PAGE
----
Augusta Ada King, Countess of Lovelace was born on 10th December 1815, the only child of Lord Byron and his wife, Annabella. Born Augusta Ada Byron, but now known simply as Ada Lovelace, she wrote the world’s first computer programmes for the Analytical Engine, a general-purpose machine that Charles Babbage had invented.
Ada had been taught mathematics from a very young age by her mother and met Babbage in 1833. Ten years later she translated Luigi Menabrea’s memoir on Babbage’s Analytical Engine, appending notes that included a method for calculating Bernoulli numbers with the machine – the first computer programme. The calculations were never carried out, as the machine was never built. She also wrote the very first description of a computer and of software.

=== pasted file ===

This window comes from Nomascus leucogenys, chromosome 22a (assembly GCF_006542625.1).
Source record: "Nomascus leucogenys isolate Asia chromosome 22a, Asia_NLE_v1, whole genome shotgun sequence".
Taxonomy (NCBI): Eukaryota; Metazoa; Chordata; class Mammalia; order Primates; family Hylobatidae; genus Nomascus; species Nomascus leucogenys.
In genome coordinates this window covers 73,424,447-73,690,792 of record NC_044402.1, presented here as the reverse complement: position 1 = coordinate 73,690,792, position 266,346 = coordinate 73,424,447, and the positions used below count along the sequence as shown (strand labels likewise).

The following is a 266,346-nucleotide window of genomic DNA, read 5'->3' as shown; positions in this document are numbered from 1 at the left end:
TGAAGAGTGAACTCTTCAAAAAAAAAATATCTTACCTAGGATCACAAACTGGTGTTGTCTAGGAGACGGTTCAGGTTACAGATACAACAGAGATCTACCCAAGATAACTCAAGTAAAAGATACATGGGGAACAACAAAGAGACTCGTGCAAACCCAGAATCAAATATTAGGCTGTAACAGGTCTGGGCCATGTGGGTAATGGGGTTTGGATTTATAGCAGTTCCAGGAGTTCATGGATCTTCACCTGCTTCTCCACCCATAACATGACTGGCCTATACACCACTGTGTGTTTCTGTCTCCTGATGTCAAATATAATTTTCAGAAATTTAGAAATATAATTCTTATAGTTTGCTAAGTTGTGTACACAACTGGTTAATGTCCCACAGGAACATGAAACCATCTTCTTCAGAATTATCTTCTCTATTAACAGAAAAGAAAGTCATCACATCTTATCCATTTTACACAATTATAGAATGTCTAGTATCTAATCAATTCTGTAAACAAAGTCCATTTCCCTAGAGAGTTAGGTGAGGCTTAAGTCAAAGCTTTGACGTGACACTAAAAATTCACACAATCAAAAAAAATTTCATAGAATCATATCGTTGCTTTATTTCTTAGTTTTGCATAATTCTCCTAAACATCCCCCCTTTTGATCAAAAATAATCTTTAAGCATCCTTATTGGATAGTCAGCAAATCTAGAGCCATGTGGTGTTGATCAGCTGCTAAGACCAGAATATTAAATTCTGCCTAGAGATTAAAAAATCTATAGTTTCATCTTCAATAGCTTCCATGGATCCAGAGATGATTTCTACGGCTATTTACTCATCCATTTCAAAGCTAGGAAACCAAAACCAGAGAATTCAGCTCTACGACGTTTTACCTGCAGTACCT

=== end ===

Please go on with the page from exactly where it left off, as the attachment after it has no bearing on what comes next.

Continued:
Understanding that computers could do a lot more than just crunch numbers, Ada suggested that the Analytical Engine “might compose elaborate and scientific pieces of music of any degree of complexity or extent.” She never had the chance to fully explore the possibilities of either Babbage’s inventions or her own understanding of computing. She died, aged only 36, on 27th November 1852, of cancer and bloodletting by her physicians.
Yesterday was Ada Lovelace Day which is an international day of blogging to celebrate the achievements of women in technology and science. For more information on Ada and some other amazing women in this field, be sure to check out the Ada Lovelace Day Website.